Self-harm behaviors across the life cycle: a pilot study of inpatients with borderline personality disorder

Compr Psychiatry. May-Jun 2002;43(3):215-8. doi: 10.1053/comp.2002.32354.

Abstract

The purpose of this study was to explore, throughout the life cycle, the prevalence of self-harm behaviors among psychiatric inpatients with and without borderline personality disorder (BPD). Psychiatric inpatients with BPD (n = 43) were compared to those without BPD (n = 40) with regard to self-reported self-harm behaviors during their lifetime. The mean number of self-harm behaviors, including high-lethal behaviors (i.e., suicide attempts, cutting oneself, overdosing), among those with BPD dramatically increased between the ages of 18 and 24 years and was sustained through ages 50 to 59 years. Non-BPD patients showed a similar pattern, but the means were notably less. These data suggest that the behavioral "burn out" theory of personality disorders does not necessarily occur among inpatients with BPD.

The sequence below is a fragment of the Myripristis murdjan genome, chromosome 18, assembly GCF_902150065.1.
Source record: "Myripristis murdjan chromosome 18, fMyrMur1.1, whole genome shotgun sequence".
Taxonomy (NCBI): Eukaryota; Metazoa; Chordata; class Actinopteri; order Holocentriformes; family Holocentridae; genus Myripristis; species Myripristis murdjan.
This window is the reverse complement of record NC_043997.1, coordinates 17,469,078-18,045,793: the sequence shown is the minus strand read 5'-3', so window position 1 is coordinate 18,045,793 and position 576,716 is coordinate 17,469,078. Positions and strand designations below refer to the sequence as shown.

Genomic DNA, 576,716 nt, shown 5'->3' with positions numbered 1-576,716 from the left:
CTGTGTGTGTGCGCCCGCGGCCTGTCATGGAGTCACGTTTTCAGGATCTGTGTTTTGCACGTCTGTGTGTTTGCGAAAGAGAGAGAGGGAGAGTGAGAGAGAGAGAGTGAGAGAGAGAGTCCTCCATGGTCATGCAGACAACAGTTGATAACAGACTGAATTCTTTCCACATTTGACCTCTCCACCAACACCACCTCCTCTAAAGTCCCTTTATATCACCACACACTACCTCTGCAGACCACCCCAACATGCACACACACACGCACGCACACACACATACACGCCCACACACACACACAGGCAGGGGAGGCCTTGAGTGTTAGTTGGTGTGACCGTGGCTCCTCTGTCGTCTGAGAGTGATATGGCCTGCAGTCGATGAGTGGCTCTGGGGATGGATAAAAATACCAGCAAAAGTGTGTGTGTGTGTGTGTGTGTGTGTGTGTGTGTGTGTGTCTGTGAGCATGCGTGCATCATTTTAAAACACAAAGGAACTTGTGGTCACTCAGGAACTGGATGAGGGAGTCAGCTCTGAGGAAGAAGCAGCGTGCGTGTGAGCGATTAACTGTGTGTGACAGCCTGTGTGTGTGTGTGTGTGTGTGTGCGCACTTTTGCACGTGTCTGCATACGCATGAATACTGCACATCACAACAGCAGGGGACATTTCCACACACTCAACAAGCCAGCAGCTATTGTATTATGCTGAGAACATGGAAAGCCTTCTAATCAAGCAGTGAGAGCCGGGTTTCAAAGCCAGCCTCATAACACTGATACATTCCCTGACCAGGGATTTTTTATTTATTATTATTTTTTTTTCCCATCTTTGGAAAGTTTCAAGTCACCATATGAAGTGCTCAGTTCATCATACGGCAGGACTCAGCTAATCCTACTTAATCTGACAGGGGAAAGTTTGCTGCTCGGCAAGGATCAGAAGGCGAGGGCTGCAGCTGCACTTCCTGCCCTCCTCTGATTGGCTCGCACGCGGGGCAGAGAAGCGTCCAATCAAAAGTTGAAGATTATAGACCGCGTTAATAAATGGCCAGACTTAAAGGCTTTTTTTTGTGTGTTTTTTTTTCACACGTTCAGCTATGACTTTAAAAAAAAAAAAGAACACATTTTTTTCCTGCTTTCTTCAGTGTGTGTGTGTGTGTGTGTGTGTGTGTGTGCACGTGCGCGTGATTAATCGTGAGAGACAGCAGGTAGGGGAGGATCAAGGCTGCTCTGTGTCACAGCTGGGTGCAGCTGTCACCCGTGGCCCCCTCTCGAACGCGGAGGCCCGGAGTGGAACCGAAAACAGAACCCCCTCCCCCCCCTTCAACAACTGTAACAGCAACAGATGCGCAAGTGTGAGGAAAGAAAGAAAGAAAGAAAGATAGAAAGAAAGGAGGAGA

MeSH terms

  • Adolescent
  • Adult
  • Borderline Personality Disorder / diagnosis
  • Borderline Personality Disorder / epidemiology*
  • Female
  • Humans
  • Life Change Events*
  • Male
  • Middle Aged
  • Pilot Projects
  • Prevalence
  • Psychiatric Status Rating Scales
  • Psychological Theory
  • Self-Injurious Behavior / diagnosis
  • Self-Injurious Behavior / epidemiology*